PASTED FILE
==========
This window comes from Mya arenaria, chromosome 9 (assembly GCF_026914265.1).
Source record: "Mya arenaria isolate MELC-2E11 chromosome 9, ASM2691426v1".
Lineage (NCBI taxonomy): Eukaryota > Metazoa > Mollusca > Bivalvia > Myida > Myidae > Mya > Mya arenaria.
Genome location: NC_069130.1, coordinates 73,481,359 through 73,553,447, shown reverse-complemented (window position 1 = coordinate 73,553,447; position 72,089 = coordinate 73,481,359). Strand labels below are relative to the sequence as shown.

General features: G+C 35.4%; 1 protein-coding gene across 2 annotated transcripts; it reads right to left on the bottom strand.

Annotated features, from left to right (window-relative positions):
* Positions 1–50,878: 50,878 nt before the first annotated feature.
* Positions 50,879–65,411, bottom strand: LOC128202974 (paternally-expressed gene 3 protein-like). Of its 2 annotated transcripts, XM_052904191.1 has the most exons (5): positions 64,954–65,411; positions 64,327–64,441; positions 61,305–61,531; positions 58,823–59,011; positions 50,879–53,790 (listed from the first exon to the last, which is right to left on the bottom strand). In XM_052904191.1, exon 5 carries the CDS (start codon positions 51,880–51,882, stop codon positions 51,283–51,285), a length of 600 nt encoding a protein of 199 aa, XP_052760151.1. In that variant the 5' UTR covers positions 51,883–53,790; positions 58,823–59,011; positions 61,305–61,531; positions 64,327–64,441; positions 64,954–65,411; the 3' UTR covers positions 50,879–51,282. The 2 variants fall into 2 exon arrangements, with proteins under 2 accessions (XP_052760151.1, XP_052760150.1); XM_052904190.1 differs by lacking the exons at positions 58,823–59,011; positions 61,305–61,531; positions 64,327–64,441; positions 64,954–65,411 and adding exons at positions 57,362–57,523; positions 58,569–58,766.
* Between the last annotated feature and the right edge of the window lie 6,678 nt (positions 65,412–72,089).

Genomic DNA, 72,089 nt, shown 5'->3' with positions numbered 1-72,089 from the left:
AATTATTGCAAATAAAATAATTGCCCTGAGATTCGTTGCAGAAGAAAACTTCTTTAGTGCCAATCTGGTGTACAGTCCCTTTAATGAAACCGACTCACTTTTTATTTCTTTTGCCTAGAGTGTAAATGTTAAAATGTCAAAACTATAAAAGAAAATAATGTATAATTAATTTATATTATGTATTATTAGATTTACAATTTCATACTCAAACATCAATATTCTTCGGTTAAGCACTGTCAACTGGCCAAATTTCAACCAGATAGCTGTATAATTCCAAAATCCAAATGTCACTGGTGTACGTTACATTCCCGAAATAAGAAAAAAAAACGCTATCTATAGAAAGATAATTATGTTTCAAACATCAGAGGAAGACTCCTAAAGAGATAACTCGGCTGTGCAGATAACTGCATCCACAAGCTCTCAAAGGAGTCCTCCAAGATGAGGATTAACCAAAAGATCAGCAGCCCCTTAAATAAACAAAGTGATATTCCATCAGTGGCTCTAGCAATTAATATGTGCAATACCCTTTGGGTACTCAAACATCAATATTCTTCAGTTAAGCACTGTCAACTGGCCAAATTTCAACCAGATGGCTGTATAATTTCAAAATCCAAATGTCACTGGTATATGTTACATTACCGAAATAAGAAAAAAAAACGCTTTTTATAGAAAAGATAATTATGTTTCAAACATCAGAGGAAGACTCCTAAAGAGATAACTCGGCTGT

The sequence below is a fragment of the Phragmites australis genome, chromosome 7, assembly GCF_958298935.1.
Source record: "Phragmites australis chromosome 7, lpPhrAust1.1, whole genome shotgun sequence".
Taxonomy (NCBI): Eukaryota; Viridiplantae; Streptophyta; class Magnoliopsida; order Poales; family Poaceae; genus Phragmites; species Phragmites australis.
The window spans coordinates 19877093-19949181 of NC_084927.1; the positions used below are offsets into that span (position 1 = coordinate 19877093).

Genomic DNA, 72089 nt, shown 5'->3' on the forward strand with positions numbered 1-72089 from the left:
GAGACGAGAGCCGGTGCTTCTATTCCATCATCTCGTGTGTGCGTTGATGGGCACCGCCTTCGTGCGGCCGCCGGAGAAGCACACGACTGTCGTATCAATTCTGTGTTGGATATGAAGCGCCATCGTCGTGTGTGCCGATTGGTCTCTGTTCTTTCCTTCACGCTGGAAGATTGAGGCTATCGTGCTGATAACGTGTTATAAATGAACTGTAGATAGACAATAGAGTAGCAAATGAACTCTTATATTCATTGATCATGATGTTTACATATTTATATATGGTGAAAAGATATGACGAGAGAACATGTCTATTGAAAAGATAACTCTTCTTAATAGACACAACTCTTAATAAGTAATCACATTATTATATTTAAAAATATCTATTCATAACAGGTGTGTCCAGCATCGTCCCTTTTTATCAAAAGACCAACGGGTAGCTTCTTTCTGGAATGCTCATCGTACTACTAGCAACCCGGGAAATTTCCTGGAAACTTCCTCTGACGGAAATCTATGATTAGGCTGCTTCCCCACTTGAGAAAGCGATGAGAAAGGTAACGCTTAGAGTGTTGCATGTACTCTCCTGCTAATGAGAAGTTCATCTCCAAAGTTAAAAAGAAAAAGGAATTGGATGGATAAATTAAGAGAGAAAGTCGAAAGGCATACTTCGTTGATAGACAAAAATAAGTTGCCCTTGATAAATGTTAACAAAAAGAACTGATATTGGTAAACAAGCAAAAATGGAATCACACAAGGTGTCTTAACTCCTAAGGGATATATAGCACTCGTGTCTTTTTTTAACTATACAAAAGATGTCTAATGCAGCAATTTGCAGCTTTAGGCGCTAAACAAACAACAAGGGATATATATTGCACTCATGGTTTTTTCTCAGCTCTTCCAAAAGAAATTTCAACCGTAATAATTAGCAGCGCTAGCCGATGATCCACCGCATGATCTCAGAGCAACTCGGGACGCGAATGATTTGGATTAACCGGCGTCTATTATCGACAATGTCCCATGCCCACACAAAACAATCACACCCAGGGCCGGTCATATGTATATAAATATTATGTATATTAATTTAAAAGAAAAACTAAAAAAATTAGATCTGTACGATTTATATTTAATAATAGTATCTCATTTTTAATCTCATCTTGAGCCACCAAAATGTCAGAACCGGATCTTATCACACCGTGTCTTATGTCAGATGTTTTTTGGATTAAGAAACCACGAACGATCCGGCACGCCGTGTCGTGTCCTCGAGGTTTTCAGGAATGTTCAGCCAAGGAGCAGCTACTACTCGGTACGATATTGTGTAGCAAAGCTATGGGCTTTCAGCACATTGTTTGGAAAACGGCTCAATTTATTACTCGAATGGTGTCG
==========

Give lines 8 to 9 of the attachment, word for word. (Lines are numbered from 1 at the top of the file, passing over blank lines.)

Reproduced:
* Positions 50,879–65,411, bottom strand: LOC128202974 (paternally-expressed gene 3 protein-like). Of its 2 annotated transcripts, XM_052904191.1 has the most exons (5): positions 64,954–65,411; positions 64,327–64,441; positions 61,305–61,531; positions 58,823–59,011; positions 50,879–53,790 (listed from the first exon to the last, which is right to left on the bottom strand). In XM_052904191.1, exon 5 carries the CDS (start codon positions 51,880–51,882, stop codon positions 51,283–51,285), a length of 600 nt encoding a protein of 199 aa, XP_052760151.1. In that variant the 5' UTR covers positions 51,883–53,790; positions 58,823–59,011; positions 61,305–61,531; positions 64,327–64,441; positions 64,954–65,411; the 3' UTR covers positions 50,879–51,282. The 2 variants fall into 2 exon arrangements, with proteins under 2 accessions (XP_052760151.1, XP_052760150.1); XM_052904190.1 differs by lacking the exons at positions 58,823–59,011; positions 61,305–61,531; positions 64,327–64,441; positions 64,954–65,411 and adding exons at positions 57,362–57,523; positions 58,569–58,766.
* Between the last annotated feature and the right edge of the window lie 6,678 nt (positions 65,412–72,089).